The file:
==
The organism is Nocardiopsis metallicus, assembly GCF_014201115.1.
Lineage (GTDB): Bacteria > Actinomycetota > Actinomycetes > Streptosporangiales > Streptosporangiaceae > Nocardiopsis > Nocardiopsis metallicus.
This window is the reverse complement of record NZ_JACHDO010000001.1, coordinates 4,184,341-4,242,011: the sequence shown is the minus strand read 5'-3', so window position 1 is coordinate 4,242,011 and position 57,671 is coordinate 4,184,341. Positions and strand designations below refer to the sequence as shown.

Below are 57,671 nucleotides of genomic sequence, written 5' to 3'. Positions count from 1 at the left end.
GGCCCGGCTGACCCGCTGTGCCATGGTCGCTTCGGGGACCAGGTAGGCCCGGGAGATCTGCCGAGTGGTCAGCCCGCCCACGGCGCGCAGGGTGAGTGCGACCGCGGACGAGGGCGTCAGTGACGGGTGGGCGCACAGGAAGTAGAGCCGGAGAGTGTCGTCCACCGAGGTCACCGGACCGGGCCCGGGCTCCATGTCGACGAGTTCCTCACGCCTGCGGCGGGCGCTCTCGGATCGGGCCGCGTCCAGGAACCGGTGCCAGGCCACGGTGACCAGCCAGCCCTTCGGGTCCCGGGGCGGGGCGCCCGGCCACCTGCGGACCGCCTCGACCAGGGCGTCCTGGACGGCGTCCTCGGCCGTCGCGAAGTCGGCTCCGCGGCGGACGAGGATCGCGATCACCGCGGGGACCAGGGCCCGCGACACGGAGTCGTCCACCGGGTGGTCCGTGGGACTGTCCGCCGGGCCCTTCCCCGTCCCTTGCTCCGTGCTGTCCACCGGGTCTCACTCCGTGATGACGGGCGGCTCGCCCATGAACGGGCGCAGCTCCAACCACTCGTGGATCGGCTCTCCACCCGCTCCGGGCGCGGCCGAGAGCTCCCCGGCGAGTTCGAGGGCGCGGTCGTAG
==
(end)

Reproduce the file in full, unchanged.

The organism is Nocardiopsis metallicus, assembly GCF_014201115.1.
Lineage (GTDB): Bacteria > Actinomycetota > Actinomycetes > Streptosporangiales > Streptosporangiaceae > Nocardiopsis > Nocardiopsis metallicus.
This window is the reverse complement of record NZ_JACHDO010000001.1, coordinates 4,184,341-4,242,011: the sequence shown is the minus strand read 5'-3', so window position 1 is coordinate 4,242,011 and position 57,671 is coordinate 4,184,341. Positions and strand designations below refer to the sequence as shown.

Below are 57,671 nucleotides of genomic sequence, written 5' to 3'. Positions count from 1 at the left end.
GGCCCGGCTGACCCGCTGTGCCATGGTCGCTTCGGGGACCAGGTAGGCCCGGGAGATCTGCCGAGTGGTCAGCCCGCCCACGGCGCGCAGGGTGAGTGCGACCGCGGACGAGGGCGTCAGTGACGGGTGGGCGCACAGGAAGTAGAGCCGGAGAGTGTCGTCCACCGAGGTCACCGGACCGGGCCCGGGCTCCATGTCGACGAGTTCCTCACGCCTGCGGCGGGCGCTCTCGGATCGGGCCGCGTCCAGGAACCGGTGCCAGGCCACGGTGACCAGCCAGCCCTTCGGGTCCCGGGGCGGGGCGCCCGGCCACCTGCGGACCGCCTCGACCAGGGCGTCCTGGACGGCGTCCTCGGCCGTCGCGAAGTCGGCTCCGCGGCGGACGAGGATCGCGATCACCGCGGGGACCAGGGCCCGCGACACGGAGTCGTCCACCGGGTGGTCCGTGGGACTGTCCGCCGGGCCCTTCCCCGTCCCTTGCTCCGTGCTGTCCACCGGGTCTCACTCCGTGATGACGGGCGGCTCGCCCATGAACGGGCGCAGCTCCAACCACTCGTGGATCGGCTCTCCACCCGCTCCGGGCGCGGCCGAGAGCTCCCCGGCGAGTTCGAGGGCGCGGTCGTAG